Awk - A nifty little tool for text manipulation and more.

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berserker
Posts: 95
Joined: 18 Dec 2013 00:51

Pattern Matching and Substitution

#16 Post by berserker » 06 Jan 2014 09:12

Awk has in built pattern matching and functions for string substitutions. Here I show some basic examples of simple matching and substitution. Regular expressions is a vast topic so if for in depth regex , please consult a regex book. My favorite is Mastering Regular Expression from Oreilly.

Pattern matching
In awk, simple matching goes like this using the ~ operator. (all examples use myFile.txt)

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C:\> type myFile.txt
yearID,lgID,teamID,Half,divID,DivWin,Rank,G,W,L
1981,NL,ATL,1,W,N,4,54,25,29
1981,NL,ATL,2,W,N,5,52,25,27
1981,AL,BAL,1,E,N,2,54,31,23
1981,AL,BAL,2,E,N,4,51,28,23
1981,AL,BOS,1,E,N,5,56,30,26
1981,AL,BOS,2,E,N,2,52,29,23
1981,AL,CAL,1,W,N,4,60,31,29
1981,AL,CAL,2,W,N,6,50,20,30
1981,AL,CHA,1,W,N,3,53,31,22
1981,AL,CHA,2,W,N,6,53,23,30
1981,NL,CHN,1,E,N,6,52,15,37
1981,NL,CHN,2,E,N,5,51,23,28
1981,NL,CIN,1,W,N,2,56,35,21
1981,NL,CIN,2,W,N,2,52,31,21
1981,AL,CLE,1,E,N,6,50,26,24
1981,AL,CLE,2,E,N,5,53,26,27
1981,AL,DET,1,E,N,4,57,31,26
1981,AL,DET,2,E,N,2,52,29,23
1981,NL,HOU,1,W,N,3,57,28,29
1981,NL,HOU,2,W,N,1,53,33,20
1981,AL,KCA,1,W,N,5,50,20,30
1981,AL,KCA,2,W,N,1,53,30,23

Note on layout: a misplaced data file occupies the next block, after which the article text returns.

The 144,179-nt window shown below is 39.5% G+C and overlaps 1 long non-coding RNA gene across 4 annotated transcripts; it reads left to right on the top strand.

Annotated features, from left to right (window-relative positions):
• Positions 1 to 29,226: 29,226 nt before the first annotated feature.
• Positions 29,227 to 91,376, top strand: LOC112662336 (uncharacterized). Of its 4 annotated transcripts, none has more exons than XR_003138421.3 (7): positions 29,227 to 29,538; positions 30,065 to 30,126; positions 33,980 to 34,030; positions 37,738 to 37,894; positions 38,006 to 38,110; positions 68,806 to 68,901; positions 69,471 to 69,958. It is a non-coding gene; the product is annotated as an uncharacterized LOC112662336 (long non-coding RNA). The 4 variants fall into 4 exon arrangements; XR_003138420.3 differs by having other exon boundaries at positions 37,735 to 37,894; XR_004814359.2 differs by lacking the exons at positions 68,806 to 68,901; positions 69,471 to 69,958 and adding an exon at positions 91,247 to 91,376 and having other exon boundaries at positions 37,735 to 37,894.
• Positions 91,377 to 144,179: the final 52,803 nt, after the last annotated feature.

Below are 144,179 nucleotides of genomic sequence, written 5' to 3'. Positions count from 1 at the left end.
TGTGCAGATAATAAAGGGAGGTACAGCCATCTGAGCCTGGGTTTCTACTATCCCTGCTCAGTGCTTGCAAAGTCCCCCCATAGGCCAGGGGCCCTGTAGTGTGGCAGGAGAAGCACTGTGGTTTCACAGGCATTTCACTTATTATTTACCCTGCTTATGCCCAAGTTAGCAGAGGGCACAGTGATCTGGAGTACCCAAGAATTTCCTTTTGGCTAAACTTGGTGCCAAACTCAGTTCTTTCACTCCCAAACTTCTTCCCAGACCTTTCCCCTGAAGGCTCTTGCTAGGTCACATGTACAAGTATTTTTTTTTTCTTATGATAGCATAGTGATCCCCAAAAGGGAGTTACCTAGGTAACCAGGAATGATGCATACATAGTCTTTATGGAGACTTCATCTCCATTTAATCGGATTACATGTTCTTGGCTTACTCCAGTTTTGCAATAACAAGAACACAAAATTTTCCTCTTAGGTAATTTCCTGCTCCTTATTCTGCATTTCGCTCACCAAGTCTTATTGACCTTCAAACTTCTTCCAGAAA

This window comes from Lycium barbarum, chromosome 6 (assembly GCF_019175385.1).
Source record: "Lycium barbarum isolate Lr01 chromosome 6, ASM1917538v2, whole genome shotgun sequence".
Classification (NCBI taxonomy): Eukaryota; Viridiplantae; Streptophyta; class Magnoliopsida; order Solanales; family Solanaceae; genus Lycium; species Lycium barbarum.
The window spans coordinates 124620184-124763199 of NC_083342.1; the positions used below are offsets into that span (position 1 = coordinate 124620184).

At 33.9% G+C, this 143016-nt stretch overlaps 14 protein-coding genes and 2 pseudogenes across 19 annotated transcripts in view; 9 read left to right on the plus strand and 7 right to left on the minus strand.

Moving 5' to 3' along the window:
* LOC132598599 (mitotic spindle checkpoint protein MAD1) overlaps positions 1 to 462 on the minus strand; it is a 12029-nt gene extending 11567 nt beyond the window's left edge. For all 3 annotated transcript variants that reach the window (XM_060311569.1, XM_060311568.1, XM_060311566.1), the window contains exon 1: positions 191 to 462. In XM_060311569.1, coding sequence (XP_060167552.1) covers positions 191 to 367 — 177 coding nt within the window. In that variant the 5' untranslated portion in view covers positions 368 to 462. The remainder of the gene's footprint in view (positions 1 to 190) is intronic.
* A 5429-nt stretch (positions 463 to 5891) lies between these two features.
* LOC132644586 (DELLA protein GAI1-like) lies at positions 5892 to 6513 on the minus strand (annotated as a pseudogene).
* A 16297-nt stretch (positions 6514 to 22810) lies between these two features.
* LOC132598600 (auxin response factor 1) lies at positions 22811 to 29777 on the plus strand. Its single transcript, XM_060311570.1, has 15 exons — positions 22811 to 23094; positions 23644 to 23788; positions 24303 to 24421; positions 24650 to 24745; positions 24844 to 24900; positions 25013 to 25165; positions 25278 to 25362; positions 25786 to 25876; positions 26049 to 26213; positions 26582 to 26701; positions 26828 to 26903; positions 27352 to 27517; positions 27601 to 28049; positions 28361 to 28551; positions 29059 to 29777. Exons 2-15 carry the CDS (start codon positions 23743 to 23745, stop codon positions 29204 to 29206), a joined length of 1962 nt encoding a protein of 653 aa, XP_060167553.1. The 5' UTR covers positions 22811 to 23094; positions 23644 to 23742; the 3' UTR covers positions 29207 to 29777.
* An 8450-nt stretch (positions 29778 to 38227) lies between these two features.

1981,NL,LAN,1,W,N,1,57,36,21
1981,NL,LAN,2,W,N,4,53,27,26
1981,AL,MIN,1,W,N,7,56,17,39
1981,AL,MIN,2,W,N,4,53,24,29

C:\>awk "/divID/" myFile.txt
yearID,lgID,teamID,Half,divID,DivWin,Rank,G,W,L


The above says to find any lines that has the string "divID" . For pattern matching, the regex pattern to find is usually enclosed in / /.

If you want case-insensitive search , use the IGNORECASE variable

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C:\>awk "BEGIN{IGNORECASE=1}/divid/" myFile.txt
yearID,lgID,teamID,Half,divID,DivWin,Rank,G,W,L

Setting IGNORECASE to 0 toggles it back to case-sensitive.

If you want to find all records with 2nd column starting with "A", then

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C:\>awk -F"," "$2 ~ /^A/ {print}" myFile.txt
1981,AL,BAL,1,E,N,2,54,31,23
1981,AL,BAL,2,E,N,4,51,28,23
1981,AL,BOS,1,E,N,5,56,30,26
1981,AL,BOS,2,E,N,2,52,29,23
1981,AL,CAL,1,W,N,4,60,31,29
1981,AL,CAL,2,W,N,6,50,20,30
1981,AL,CHA,1,W,N,3,53,31,22
1981,AL,CHA,2,W,N,6,53,23,30
1981,AL,CLE,1,E,N,6,50,26,24
1981,AL,CLE,2,E,N,5,53,26,27
1981,AL,DET,1,E,N,4,57,31,26
1981,AL,DET,2,E,N,2,52,29,23
1981,AL,KCA,1,W,N,5,50,20,30